Scholars’ temporal participation on, temporary disengagement from, and return to Twitter

Published on Nov 1, 2018in First Monday
· DOI :10.5210/FM.V23I11.8346
George Veletsianos27
Estimated H-index: 27
(Royal Roads University),
Royce Kimmons13
Estimated H-index: 13
(BYU: Brigham Young University)
+ 1 AuthorsNicole Johnson2
Estimated H-index: 2
(Open University of Catalonia)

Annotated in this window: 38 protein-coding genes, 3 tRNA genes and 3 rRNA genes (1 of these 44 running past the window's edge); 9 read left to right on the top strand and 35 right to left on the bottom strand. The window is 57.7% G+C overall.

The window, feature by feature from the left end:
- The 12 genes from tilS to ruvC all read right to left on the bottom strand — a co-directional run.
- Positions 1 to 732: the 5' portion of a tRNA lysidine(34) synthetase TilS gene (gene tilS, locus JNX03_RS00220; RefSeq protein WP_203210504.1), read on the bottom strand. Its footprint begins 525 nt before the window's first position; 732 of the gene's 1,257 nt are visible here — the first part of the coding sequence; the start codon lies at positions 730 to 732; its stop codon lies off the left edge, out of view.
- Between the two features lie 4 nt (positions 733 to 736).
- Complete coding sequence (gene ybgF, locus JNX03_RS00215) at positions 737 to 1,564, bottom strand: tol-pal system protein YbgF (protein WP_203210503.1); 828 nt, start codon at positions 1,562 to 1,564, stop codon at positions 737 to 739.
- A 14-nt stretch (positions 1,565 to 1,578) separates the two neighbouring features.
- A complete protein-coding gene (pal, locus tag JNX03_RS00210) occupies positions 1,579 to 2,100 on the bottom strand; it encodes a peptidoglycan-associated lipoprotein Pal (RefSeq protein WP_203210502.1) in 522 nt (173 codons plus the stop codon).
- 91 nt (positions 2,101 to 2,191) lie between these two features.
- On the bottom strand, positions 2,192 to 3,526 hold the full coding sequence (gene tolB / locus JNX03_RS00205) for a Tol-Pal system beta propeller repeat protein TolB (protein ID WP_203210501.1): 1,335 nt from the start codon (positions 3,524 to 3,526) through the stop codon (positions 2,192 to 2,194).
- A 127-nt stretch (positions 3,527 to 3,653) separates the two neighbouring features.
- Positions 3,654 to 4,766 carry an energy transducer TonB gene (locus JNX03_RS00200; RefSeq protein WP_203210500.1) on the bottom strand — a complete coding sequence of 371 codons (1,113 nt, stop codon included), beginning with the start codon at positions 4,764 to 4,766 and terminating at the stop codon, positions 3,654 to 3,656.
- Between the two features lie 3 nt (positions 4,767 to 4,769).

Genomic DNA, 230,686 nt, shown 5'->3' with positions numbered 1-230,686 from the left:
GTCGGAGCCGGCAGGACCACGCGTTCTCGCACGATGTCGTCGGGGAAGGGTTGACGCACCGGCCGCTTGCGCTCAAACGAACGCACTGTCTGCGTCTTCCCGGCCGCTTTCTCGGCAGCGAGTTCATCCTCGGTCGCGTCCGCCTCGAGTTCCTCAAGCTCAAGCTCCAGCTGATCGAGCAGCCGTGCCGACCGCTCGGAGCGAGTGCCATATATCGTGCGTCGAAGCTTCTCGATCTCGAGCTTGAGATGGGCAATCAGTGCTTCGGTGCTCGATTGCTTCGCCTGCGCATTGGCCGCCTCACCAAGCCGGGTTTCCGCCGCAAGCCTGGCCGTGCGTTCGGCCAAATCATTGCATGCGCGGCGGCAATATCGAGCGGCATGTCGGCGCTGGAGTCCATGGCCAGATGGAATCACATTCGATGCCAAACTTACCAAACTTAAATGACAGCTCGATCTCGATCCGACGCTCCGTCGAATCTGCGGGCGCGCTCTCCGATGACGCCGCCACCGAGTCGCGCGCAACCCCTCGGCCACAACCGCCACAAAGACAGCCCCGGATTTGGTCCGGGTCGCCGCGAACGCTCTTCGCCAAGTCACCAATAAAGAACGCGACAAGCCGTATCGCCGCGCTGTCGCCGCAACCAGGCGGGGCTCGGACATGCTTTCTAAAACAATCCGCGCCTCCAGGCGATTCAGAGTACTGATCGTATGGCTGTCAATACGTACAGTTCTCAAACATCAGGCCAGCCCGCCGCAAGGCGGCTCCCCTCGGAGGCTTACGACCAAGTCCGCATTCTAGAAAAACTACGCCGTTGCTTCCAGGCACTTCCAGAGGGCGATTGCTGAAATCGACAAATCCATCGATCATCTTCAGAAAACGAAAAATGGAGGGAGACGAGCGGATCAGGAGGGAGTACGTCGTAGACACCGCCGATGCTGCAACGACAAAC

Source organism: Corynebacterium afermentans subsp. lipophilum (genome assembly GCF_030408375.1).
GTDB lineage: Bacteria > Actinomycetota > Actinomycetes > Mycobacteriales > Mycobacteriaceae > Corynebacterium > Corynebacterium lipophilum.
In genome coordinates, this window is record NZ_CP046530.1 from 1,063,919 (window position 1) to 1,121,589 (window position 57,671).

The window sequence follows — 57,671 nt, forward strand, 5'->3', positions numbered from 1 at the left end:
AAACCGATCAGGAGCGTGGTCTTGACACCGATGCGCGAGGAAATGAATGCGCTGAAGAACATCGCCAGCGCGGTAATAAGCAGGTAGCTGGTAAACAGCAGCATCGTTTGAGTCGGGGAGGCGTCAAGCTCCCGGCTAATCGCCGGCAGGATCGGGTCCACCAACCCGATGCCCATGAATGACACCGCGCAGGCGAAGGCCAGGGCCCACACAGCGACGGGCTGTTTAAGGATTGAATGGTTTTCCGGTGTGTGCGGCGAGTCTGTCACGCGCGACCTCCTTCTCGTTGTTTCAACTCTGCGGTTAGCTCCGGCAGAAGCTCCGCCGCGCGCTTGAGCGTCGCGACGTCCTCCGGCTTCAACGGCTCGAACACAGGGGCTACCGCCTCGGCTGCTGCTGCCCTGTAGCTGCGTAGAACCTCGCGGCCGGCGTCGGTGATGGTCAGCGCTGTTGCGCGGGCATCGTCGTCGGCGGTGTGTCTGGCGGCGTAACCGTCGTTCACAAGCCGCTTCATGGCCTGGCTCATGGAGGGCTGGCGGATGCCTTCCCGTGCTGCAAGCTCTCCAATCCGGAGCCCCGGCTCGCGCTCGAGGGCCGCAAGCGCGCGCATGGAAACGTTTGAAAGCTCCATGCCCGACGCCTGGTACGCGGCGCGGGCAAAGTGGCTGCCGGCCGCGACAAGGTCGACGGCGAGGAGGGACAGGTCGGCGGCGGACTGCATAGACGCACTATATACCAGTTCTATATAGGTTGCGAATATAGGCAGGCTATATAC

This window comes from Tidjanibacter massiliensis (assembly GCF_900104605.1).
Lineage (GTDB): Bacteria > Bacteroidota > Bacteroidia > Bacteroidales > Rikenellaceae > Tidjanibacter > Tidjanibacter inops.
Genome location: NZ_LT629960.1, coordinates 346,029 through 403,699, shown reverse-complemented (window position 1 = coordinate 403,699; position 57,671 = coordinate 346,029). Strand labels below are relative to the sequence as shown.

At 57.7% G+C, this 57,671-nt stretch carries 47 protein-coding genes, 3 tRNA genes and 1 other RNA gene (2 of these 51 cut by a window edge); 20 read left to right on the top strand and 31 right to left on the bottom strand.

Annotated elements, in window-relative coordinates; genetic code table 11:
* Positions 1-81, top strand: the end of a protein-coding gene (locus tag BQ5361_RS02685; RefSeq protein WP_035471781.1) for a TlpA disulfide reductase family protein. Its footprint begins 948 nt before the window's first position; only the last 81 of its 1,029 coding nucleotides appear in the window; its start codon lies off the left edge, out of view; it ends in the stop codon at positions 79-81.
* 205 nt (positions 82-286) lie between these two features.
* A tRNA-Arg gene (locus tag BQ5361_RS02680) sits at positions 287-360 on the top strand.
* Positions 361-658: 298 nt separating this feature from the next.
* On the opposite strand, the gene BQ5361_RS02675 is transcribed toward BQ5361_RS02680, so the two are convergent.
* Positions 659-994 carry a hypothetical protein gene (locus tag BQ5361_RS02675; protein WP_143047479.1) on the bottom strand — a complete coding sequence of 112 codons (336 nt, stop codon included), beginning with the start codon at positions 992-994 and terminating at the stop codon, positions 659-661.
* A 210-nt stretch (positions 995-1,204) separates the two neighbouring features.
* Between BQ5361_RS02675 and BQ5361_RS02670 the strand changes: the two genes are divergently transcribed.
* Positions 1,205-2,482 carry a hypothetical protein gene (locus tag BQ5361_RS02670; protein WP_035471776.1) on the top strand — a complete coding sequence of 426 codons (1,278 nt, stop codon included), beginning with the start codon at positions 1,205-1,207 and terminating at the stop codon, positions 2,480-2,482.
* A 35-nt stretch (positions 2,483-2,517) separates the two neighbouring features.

Even though the extant literature investigates how and why academics use social media, much less is known about academics’ temporal patterns of social media use. This mixed methods study provides a first-of-its-kind investigation into temporal social media use. In particular, we study how academics’ use of Twitter varies over time and examine the reasons why academics temporarily disengage and return to the social media platform. We employ data mining methods to identify a sample of academics on Twitter ( n = 3,996) and retrieve the tweets they posted ( n = 9,025,127). We analyze quantitative data using descriptive and inferential statistics, and qualitative data using the constant comparative approach. Results show that Twitter use is predominantly connected to traditional work hours and is well-integrated into academics’ professional endeavors, suggesting that professional use of Twitter has become “ordinary.” Though scholars rarely announce their departure from or return to Twitter, approximately half of this study’s participants took some kind of a break from Twitter. Although users returned to Twitter for both professional and personal reasons, conferences and workshops were found to be significant events stimulating the return of academic users.
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